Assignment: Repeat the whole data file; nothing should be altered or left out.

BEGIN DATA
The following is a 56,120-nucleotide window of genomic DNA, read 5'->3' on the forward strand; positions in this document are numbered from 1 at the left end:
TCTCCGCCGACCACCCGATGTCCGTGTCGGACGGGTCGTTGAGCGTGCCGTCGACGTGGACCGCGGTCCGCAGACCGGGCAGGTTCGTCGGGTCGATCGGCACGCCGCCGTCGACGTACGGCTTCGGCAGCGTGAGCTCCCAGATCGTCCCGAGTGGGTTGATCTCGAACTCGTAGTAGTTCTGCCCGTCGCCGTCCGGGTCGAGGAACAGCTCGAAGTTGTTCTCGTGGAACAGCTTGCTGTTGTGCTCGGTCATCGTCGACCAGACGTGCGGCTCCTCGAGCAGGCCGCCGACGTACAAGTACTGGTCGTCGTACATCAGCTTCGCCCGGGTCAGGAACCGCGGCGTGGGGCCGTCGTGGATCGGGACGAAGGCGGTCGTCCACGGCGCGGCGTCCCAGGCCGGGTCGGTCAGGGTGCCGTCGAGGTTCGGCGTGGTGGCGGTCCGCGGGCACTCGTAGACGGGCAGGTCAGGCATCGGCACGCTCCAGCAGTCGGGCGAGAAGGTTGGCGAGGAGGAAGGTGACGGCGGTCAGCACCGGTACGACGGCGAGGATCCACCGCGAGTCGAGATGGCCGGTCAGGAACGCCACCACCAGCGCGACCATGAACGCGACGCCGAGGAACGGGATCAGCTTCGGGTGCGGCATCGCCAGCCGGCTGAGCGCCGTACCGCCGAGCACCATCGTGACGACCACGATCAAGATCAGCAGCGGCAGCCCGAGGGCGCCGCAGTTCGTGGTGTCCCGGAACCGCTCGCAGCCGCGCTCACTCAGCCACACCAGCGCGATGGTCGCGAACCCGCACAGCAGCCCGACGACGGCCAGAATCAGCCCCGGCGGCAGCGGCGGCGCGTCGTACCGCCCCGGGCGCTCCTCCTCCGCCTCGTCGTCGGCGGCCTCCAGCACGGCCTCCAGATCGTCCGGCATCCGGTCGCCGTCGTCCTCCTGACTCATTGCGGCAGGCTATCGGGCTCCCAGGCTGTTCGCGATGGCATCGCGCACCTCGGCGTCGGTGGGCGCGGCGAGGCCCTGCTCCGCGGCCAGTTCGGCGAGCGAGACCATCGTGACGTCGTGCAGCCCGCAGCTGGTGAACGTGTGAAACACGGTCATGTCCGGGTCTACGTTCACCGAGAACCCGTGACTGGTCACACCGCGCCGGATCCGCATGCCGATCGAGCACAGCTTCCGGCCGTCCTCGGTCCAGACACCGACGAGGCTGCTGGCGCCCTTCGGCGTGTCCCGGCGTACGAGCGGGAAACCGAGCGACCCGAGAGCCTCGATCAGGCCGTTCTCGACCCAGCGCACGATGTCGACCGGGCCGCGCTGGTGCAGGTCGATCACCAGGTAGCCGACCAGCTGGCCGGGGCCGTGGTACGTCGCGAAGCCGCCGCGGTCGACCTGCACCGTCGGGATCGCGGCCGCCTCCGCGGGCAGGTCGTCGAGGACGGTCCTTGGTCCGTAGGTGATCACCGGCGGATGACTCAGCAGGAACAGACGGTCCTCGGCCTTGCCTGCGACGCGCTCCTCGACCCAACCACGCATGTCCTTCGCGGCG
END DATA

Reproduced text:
The following is a 56,120-nucleotide window of genomic DNA, read 5'->3' on the forward strand; positions in this document are numbered from 1 at the left end:
TCTCCGCCGACCACCCGATGTCCGTGTCGGACGGGTCGTTGAGCGTGCCGTCGACGTGGACCGCGGTCCGCAGACCGGGCAGGTTCGTCGGGTCGATCGGCACGCCGCCGTCGACGTACGGCTTCGGCAGCGTGAGCTCCCAGATCGTCCCGAGTGGGTTGATCTCGAACTCGTAGTAGTTCTGCCCGTCGCCGTCCGGGTCGAGGAACAGCTCGAAGTTGTTCTCGTGGAACAGCTTGCTGTTGTGCTCGGTCATCGTCGACCAGACGTGCGGCTCCTCGAGCAGGCCGCCGACGTACAAGTACTGGTCGTCGTACATCAGCTTCGCCCGGGTCAGGAACCGCGGCGTGGGGCCGTCGTGGATCGGGACGAAGGCGGTCGTCCACGGCGCGGCGTCCCAGGCCGGGTCGGTCAGGGTGCCGTCGAGGTTCGGCGTGGTGGCGGTCCGCGGGCACTCGTAGACGGGCAGGTCAGGCATCGGCACGCTCCAGCAGTCGGGCGAGAAGGTTGGCGAGGAGGAAGGTGACGGCGGTCAGCACCGGTACGACGGCGAGGATCCACCGCGAGTCGAGATGGCCGGTCAGGAACGCCACCACCAGCGCGACCATGAACGCGACGCCGAGGAACGGGATCAGCTTCGGGTGCGGCATCGCCAGCCGGCTGAGCGCCGTACCGCCGAGCACCATCGTGACGACCACGATCAAGATCAGCAGCGGCAGCCCGAGGGCGCCGCAGTTCGTGGTGTCCCGGAACCGCTCGCAGCCGCGCTCACTCAGCCACACCAGCGCGATGGTCGCGAACCCGCACAGCAGCCCGACGACGGCCAGAATCAGCCCCGGCGGCAGCGGCGGCGCGTCGTACCGCCCCGGGCGCTCCTCCTCCGCCTCGTCGTCGGCGGCCTCCAGCACGGCCTCCAGATCGTCCGGCATCCGGTCGCCGTCGTCCTCCTGACTCATTGCGGCAGGCTATCGGGCTCCCAGGCTGTTCGCGATGGCATCGCGCACCTCGGCGTCGGTGGGCGCGGCGAGGCCCTGCTCCGCGGCCAGTTCGGCGAGCGAGACCATCGTGACGTCGTGCAGCCCGCAGCTGGTGAACGTGTGAAACACGGTCATGTCCGGGTCTACGTTCACCGAGAACCCGTGACTGGTCACACCGCGCCGGATCCGCATGCCGATCGAGCACAGCTTCCGGCCGTCCTCGGTCCAGACACCGACGAGGCTGCTGGCGCCCTTCGGCGTGTCCCGGCGTACGAGCGGGAAACCGAGCGACCCGAGAGCCTCGATCAGGCCGTTCTCGACCCAGCGCACGATGTCGACCGGGCCGCGCTGGTGCAGGTCGATCACCAGGTAGCCGACCAGCTGGCCGGGGCCGTGGTACGTCGCGAAGCCGCCGCGGTCGACCTGCACCGTCGGGATCGCGGCCGCCTCCGCGGGCAGGTCGTCGAGGACGGTCCTTGGTCCGTAGGTGATCACCGGCGGATGACTCAGCAGGAACAGACGGTCCTCGGCCTTGCCTGCGACGCGCTCCTCGACCCAACCACGCATGTCCTTCGCGGCG